After the first few weeks of vacation and fun, it became apparent to Estonilo that it was time to get a job and to establish a new life for herself in America. Her younger siblings had to go back to school and she went in search of a white collar job. She turned in resumes at various offices in the Wilshire Blvd. area, but no one called back. Eventually she found two fast-food jobs working twelve to fourteen hour days between Jack-In-The-Box and Pioneer Chicken. This was a far cry from the office work she did in the Philippines. She recalls, “I remember working at Pioneer Chicken and serving one of my former classmates in the university. At that time, he was already working as a physical therapist at a hospital and here I was working in front of the cash register earning minimum wage. It was quite frustrating for me.”5 Back in the Philippines, there were maids and helpers around to do household work, so Estonilo had to learn to do household chores. She recalls, “It was such a rude awakening for me and my family how life in the United States was not as easy as it seems”.4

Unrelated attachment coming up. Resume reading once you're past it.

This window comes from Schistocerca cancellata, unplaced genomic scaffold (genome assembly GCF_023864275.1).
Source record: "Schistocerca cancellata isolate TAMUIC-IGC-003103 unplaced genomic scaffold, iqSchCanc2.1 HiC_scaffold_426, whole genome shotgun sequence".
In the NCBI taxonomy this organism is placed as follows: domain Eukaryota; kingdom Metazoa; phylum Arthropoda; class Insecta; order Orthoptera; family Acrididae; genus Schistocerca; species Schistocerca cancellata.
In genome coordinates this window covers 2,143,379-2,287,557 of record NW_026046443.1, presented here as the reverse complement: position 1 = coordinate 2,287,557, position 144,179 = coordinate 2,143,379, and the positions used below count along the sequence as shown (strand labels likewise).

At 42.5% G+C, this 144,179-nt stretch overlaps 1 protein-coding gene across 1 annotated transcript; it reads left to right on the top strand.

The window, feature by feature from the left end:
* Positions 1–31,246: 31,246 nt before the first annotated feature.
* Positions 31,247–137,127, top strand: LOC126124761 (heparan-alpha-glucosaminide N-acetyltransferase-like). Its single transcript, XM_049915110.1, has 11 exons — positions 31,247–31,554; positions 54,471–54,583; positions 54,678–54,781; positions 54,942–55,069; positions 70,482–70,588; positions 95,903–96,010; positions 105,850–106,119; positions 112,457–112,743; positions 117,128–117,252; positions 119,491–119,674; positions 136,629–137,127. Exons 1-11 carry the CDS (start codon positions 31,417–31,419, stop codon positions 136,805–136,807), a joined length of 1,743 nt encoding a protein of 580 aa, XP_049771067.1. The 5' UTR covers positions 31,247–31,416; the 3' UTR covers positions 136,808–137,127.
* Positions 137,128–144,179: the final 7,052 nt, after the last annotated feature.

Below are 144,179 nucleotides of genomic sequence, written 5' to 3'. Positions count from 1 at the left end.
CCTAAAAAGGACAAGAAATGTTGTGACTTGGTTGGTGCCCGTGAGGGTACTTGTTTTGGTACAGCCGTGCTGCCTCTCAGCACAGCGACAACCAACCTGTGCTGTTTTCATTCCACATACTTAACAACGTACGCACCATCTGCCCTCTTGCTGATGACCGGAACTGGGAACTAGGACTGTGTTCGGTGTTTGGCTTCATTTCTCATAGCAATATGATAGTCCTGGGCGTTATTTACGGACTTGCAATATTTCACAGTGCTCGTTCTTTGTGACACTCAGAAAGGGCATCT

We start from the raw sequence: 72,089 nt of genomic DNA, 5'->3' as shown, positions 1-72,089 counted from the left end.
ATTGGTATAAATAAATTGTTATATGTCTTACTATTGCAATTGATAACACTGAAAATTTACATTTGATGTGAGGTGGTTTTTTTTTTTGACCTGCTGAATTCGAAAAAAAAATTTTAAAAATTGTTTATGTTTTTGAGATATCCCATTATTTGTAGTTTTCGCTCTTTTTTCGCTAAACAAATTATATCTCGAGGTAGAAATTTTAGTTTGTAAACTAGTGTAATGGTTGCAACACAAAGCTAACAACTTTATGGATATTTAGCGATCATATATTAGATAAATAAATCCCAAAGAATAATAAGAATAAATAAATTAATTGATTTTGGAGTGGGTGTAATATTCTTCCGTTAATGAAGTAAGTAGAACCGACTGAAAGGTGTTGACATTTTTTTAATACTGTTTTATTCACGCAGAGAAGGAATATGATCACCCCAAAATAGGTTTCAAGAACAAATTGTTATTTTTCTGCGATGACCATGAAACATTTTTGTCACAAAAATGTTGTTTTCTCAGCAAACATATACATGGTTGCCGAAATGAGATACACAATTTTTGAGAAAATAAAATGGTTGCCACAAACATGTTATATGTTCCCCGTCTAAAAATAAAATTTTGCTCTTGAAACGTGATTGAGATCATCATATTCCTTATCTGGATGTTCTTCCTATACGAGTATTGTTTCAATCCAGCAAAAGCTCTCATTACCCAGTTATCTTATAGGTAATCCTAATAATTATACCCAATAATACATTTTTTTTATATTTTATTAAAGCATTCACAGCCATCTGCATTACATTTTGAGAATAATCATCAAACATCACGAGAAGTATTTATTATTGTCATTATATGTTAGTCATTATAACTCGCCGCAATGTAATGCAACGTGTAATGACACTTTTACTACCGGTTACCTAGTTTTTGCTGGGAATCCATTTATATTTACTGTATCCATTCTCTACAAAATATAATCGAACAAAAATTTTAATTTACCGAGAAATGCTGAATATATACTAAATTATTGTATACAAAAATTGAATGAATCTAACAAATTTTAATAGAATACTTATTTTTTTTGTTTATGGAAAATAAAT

As the paychecks started to come in, Estonilo started to realize the American dream. Estonilo has stated, “the best thing about coming to the US…. (that) is earning US dollars instead of Philippine pesos. Even if I was working my butt off at the fast-food restaurants, I felt a sense of fulfillment every time I got my paycheck because it was hard earned money.”4 Estonilo was able to spend her income on anything she wanted and she was able to set aside money for a savings account. Early on, Estonilo had trouble spending money due to her experience with the worthless Filipino Peso. But as she became more accustomed to American living, she would go out to L.A. on weekends and would go watch movies, go to concerts, eat out at restaurants or go to the mall with friends and co-workers. So for Estonilo, life was beginning to resemble the visions and aspirations she had for America back in the Philippines. For the Estonilos, the beginning of the American dream was about to be realized. A few years later, Estonilo reconnected with a friend from the Philippines who just migrated to California. She convinced Estonilo to move to a quite suburb south of Los Angeles called Orange County. In Orange County, Estonilo was able to use her college degree in biology to find herself a better job in the 3M Corporation than in a fast-food joint. Orange County is also where she made new friends and where she met her husband. Those friends would continue to be an important part of her life and her family’s life. They would become part of her extended family.